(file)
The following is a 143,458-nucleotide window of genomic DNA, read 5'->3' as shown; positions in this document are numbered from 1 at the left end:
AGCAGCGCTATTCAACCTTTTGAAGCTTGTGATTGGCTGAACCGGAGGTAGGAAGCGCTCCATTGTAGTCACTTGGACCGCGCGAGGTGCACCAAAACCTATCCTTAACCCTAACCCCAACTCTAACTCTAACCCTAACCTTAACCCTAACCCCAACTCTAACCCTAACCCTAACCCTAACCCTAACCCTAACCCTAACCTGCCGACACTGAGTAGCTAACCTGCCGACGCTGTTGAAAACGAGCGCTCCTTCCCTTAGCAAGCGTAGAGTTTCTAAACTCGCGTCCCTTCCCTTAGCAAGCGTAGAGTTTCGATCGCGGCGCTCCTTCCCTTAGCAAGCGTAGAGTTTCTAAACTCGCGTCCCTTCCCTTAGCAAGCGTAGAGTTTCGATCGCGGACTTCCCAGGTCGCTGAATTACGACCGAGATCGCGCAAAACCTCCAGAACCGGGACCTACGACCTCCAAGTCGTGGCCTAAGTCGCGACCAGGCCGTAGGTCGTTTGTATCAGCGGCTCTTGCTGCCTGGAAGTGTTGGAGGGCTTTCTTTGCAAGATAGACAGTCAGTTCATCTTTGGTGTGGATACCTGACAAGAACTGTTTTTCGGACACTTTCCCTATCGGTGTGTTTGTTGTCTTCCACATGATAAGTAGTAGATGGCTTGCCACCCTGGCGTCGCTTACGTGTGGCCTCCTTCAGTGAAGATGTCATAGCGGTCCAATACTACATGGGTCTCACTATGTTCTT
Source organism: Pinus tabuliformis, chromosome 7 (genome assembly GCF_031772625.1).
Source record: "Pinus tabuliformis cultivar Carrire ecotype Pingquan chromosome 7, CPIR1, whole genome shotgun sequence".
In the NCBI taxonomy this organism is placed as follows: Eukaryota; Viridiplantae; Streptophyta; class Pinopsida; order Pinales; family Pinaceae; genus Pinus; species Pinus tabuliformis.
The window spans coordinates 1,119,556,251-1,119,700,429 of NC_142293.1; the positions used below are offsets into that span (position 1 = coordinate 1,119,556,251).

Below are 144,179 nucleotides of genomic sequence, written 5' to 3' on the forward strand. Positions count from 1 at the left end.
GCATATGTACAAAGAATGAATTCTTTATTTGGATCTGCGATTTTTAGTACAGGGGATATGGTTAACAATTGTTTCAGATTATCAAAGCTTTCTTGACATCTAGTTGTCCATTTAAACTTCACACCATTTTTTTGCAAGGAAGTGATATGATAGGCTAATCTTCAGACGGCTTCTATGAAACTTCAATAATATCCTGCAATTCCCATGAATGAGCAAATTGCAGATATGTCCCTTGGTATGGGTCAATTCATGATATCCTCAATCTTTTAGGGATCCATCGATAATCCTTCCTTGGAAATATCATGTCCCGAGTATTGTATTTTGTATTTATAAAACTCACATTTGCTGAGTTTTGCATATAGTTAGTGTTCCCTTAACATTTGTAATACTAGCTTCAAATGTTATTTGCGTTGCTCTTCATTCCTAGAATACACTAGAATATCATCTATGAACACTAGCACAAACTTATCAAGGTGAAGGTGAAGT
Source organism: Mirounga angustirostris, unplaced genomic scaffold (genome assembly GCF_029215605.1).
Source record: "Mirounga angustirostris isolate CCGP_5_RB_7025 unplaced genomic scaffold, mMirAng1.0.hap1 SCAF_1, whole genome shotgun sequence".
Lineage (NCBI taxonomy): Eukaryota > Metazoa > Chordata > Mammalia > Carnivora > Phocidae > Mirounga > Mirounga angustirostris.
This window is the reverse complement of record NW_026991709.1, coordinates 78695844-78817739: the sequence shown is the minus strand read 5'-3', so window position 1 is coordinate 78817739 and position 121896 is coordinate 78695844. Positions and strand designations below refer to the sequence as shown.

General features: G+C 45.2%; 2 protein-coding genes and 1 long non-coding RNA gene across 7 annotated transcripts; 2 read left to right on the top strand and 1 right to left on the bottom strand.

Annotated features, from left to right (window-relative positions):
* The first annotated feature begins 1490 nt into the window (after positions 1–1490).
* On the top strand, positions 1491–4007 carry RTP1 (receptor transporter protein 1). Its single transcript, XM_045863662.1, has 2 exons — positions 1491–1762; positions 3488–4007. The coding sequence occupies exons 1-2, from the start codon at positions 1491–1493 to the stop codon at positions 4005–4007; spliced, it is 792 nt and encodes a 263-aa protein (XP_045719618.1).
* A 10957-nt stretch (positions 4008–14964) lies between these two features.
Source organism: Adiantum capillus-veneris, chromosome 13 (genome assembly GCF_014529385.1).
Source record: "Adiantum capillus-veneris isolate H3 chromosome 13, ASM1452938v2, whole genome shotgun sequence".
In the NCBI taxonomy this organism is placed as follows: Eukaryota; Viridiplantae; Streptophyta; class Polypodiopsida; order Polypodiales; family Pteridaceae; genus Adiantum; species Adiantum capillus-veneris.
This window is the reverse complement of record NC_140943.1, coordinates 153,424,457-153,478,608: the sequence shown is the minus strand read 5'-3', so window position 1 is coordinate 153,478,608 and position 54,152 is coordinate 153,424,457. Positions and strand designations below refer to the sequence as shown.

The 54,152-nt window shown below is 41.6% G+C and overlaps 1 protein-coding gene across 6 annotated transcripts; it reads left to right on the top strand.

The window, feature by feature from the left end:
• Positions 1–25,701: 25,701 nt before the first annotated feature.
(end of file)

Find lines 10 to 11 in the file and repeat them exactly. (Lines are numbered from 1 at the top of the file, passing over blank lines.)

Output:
Source record: "Mirounga angustirostris isolate CCGP_5_RB_7025 unplaced genomic scaffold, mMirAng1.0.hap1 SCAF_1, whole genome shotgun sequence".
Lineage (NCBI taxonomy): Eukaryota > Metazoa > Chordata > Mammalia > Carnivora > Phocidae > Mirounga > Mirounga angustirostris.